By bringing in God, Obama is attempting to reframe the climate debate as one that transcends not only partisanship but the divide between those who believe in science and those who doubt science but believe in God.
Climate change and environmental policy have always been on President Obama’s agenda. But rarely have they been so central as they were in his inaugural address on Monday, when the environment was the first issue Obama brought up after his full-throated defense of economic fairness.
Barack Obama takes the oath of office as first lady Michelle Obama holds the Bible. Photo by Doug Mills-Pool/Getty Images
As usual, and in keeping with the high-minded tone of his speech, there were few policy specifics. (The Washington Post’s Brad Plumer has a good rundown of what might be feasible in the president’s second term.) What was interesting was how he framed the issue: not just as one of responsibility to future generations, but as one of responsibility to God. Here’s what he said:
We, the people, still believe that our obligations as Americans are not just to ourselves, but to all posterity. We will respond to the threat of climate change, knowing that the failure to do so would betray our children and future generations. Some may still deny the overwhelming judgment of science, but none can avoid the devastating impact of raging fires, and crippling drought, and more powerful storms. The path towards sustainable energy sources will be long and sometimes difficult. But America cannot resist this transition; we must lead it. We cannot cede to other nations the technology that will power new jobs and new industries — we must claim its promise. That is how we will maintain our economic vitality and our national treasure — our forests and waterways; our croplands and snowcapped peaks. That is how we will preserve our planet, commanded to our care by God. That’s what will lend meaning to the creed our fathers once declared.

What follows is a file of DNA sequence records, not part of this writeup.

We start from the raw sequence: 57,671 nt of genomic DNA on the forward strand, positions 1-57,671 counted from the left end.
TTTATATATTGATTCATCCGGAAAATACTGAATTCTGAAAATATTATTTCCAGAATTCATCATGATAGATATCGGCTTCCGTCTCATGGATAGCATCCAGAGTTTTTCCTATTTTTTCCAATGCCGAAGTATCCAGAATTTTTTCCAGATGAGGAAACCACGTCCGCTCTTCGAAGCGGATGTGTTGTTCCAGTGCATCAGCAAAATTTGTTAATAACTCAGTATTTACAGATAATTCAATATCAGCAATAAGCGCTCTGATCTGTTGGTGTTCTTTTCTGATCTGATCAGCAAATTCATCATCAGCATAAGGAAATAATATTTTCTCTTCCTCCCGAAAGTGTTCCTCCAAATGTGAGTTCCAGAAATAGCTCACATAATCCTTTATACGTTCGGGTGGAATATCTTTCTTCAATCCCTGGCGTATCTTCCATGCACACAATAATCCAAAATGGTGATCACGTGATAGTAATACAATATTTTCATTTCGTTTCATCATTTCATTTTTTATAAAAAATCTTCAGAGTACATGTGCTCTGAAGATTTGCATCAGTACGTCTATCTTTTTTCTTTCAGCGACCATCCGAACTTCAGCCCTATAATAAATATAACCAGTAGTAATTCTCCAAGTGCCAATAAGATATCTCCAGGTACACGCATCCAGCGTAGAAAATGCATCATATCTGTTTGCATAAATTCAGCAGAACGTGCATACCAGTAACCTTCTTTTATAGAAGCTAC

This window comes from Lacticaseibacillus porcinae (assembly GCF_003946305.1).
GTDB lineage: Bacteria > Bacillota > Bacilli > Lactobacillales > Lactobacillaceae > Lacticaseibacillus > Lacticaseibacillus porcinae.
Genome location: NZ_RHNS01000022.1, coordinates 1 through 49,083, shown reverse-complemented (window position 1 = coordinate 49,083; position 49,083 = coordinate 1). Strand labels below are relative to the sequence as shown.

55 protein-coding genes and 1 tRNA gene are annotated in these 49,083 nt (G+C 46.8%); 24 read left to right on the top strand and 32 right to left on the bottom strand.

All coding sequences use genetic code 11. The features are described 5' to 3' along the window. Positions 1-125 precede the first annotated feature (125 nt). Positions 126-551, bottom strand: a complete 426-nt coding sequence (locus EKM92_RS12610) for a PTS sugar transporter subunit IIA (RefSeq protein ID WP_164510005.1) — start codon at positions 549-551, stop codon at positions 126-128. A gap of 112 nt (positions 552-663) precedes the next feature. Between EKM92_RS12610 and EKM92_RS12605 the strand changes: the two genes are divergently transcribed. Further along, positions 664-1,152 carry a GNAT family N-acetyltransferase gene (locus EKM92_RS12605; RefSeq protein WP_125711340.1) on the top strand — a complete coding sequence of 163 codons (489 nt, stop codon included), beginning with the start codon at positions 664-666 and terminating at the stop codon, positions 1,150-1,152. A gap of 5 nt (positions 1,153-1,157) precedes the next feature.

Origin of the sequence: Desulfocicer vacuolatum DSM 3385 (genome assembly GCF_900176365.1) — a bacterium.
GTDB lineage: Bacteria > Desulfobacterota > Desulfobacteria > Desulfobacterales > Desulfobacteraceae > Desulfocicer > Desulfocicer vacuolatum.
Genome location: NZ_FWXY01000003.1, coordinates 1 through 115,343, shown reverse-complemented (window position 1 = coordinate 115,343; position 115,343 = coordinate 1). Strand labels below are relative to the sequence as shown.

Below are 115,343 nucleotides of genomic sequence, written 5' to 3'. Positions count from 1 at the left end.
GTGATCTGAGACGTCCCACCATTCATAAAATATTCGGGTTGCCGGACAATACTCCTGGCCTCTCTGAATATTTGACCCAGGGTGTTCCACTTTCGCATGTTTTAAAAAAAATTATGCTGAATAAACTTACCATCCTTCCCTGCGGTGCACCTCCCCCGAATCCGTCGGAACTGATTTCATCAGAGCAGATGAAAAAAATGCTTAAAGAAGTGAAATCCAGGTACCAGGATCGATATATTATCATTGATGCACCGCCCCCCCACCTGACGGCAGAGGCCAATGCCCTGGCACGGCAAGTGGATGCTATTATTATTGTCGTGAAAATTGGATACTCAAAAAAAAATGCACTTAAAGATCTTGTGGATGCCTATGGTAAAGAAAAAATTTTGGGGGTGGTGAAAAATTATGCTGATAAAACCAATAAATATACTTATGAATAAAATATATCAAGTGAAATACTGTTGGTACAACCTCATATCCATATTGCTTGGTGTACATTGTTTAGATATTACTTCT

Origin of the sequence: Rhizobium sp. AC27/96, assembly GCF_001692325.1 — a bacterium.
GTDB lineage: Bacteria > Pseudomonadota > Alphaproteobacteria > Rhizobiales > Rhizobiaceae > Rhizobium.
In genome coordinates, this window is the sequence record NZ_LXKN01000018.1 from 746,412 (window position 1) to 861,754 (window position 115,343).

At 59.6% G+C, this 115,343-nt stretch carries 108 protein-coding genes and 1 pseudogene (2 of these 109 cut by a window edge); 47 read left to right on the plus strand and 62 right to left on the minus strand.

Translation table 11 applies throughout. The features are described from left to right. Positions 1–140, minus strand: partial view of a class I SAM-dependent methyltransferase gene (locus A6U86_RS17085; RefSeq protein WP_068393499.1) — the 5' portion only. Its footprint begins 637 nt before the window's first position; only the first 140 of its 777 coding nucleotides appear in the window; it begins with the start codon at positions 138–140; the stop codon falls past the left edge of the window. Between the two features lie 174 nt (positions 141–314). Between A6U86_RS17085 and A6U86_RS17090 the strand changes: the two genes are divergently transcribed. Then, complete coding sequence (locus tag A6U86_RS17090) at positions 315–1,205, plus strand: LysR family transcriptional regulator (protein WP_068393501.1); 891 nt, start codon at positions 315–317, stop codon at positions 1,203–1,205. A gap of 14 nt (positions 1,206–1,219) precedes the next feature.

If Obama were just paying lip service to climate change to please his backers on the left—as he has sometimes been accused of doing—the reference to “science” would have been quite sufficient. By bringing in God, he’s attempting to reframe the issue as one that transcends not only partisanship but the divide between those who believe in science and those who doubt science but believe in God. Left or right, atheist or creationist—either way, Obama is saying, we’ve got to do something.
Reality Check: Obama ‘Has Four Years To Save Earth’
Robin McKie, The Observer, 18 January 2009
President Obama couldn’t have been clearer today, and for most scientists, his vote of confidence would have come not a moment too soon… Unlike economic recession and wars, which pass, climate change does not, and there are deadlines if we want to avoid a point of no return. In fact, scientists calculate that Obama has four years in which to save the world. So Obama has a unique opportunity to fix the recession and fix climate change at the same time. He just has to have the nerve to follow through. And this year, of all years, leadership matters, because the world hopes to thrash out a global deal to cut emissions. So if he does stick to his promises on renewables, energy efficiency, carbon capture and storage and hybrid vehicles, he’ll help loosen the grip that fossil fuels hold on all our lives. –Susan Watts, BBC Newsnight, 20 January 2009